from Market Design at http://bit.ly/2vZVx85 on August 12, 2017 at 01:13PM
From the NY Times:
Want Teenage Boys to Read? Easy. Give Them Books About Sex.
By DANIEL HANDLER
"I write books for children under the pen name Lemony Snicket, and I’ve noticed that when I go to Lemony Snicket events, the crowds are about evenly split between boys and girls. But I also write young adult books, and if more than one boy shows up at one of my teen book club events, it’s notable, if not a miracle. Something happens once a young man hits puberty.
"It is a gross generalization, of course, to say that what young men want to read about is sex — or to imply that the rest of us aren’t as interested — but it’s also offensive to pretend, when we’re ostensibly wondering how to get more young men to read, that they’re not interested in the thing we all know they’re interested in. There’s hardly any real sex in young adult books, and when it happens, it’s largely couched in the utopian dreams or the finger-wagging object lessons of the world we hope for, rather than the messy, risky, delicious and heartbreaking one we live in."
And from Haaretz:
Israelis debate: Is it okay for a children’s book to say sex is pleasurable?
The latest work by celebrated Israeli children’s author Alona Frankel tells preschoolers how their parents do it. Israeli lawmakers are worried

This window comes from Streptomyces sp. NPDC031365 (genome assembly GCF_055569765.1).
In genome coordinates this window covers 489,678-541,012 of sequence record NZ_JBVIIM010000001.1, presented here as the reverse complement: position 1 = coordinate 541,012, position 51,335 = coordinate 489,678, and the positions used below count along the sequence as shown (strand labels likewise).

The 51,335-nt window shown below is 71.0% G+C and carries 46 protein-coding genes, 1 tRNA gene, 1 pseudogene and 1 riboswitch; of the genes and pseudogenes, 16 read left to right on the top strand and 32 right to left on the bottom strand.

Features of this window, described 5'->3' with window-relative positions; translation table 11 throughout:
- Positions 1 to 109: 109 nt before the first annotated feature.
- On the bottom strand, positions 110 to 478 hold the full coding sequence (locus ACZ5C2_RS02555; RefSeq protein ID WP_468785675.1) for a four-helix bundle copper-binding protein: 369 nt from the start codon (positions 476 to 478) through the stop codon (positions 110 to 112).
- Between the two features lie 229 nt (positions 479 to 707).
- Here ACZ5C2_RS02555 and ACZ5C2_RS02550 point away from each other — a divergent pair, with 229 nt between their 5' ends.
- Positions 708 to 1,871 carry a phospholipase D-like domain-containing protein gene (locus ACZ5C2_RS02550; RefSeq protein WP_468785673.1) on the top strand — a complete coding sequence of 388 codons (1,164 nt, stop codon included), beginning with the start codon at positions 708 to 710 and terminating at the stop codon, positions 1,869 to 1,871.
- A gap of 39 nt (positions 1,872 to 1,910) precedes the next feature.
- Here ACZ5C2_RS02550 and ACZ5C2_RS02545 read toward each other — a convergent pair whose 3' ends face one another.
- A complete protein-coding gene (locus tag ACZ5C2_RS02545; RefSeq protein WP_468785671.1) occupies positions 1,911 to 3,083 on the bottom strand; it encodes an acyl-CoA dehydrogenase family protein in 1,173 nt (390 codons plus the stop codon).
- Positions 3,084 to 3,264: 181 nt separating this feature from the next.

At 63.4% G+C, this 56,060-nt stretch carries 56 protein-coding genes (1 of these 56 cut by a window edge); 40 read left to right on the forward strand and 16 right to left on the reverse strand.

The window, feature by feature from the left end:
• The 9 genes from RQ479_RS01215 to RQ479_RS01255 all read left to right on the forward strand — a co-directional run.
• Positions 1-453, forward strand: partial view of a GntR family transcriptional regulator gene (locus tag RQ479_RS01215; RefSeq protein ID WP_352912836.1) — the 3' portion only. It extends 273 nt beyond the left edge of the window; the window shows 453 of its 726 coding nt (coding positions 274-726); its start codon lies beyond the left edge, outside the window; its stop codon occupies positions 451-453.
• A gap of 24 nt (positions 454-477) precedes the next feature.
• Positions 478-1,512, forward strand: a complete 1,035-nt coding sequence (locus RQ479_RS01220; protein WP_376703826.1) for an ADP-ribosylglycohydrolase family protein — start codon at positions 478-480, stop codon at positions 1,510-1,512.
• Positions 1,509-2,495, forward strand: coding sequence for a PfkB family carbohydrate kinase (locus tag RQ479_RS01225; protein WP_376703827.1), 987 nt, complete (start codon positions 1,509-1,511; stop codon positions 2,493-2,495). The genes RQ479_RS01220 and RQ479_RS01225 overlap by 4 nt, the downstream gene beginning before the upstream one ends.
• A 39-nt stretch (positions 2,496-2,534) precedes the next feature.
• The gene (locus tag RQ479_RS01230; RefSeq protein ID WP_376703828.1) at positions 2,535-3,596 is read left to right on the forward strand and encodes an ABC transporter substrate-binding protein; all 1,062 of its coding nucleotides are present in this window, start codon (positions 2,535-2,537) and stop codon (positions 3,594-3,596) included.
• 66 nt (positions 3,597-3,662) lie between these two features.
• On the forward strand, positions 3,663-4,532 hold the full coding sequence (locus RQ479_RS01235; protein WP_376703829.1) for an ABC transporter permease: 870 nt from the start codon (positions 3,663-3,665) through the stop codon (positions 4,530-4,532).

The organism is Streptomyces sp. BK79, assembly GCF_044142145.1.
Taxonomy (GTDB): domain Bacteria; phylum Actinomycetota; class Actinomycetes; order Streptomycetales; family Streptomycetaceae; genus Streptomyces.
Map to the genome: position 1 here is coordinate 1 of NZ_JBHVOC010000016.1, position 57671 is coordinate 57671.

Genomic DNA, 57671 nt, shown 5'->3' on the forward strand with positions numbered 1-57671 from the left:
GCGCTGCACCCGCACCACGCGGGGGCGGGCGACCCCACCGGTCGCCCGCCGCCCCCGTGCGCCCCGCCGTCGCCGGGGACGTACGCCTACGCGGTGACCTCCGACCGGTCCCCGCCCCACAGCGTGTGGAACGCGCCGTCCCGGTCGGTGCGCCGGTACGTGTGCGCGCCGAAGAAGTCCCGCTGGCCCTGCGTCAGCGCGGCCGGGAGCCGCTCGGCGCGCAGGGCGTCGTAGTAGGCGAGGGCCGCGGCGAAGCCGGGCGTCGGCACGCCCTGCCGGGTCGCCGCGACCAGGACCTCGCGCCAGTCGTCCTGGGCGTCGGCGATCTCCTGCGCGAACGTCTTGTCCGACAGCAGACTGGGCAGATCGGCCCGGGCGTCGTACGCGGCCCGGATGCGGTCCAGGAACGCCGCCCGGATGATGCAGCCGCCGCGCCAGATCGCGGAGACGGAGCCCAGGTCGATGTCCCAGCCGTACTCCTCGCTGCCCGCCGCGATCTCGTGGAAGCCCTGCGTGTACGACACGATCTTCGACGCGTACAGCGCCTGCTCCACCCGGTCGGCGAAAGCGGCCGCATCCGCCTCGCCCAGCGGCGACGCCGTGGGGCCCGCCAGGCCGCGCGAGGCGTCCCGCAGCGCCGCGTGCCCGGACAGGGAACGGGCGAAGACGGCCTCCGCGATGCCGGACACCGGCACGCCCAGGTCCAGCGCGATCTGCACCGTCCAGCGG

"About two weeks ago the Knesset Committee on the Rights of the Child held a discussion on sex education for preschool children. The reason was the Hebrew-language book by the author and illustrator Alona Frankel: “A Book Full of Love – How Naftali Came Into the World.”
In the book, Frankel describes how people meet, fall in love and have sex – in one case leading to the birth of Naftali, the curly-haired protagonist of her stories whom every Israeli knows from her popular book published 40 years ago and since translated, “Once Upon a Potty.”
But MK Yifat Shasha-Biton (Kulanu), who heads the Committee on the Rights of the Child, said "How Naftali Came Into the World" raised many questions for her, including whether its descriptions were “a little too much for 3- and 4-year-olds.” Shasha-Biton objects mainly to the description of the sex act in the book, which was published two years ago by the Steimatzky publishing house.
As Naftali’s mother puts it in the book, “When people love each other, they want to be very close. We embraced, we caressed, we kissed, and it was sweet and pleasant. We were wrapped around each other and very close, when the penis on the body of Naftali’s father slipped into my vagina. And inside my body it was warm, enjoyable and exciting. A flood of sperm was ejected from him and became attached to a tiny egg that was waiting in the uterus, a special place inside my tummy.”
During the discussion, Frankel was attacked by the committee’s chairwoman, Shasha-Biton, who although she did not deny the importance of sex education for children, worried about the way it was being presented to preschoolers."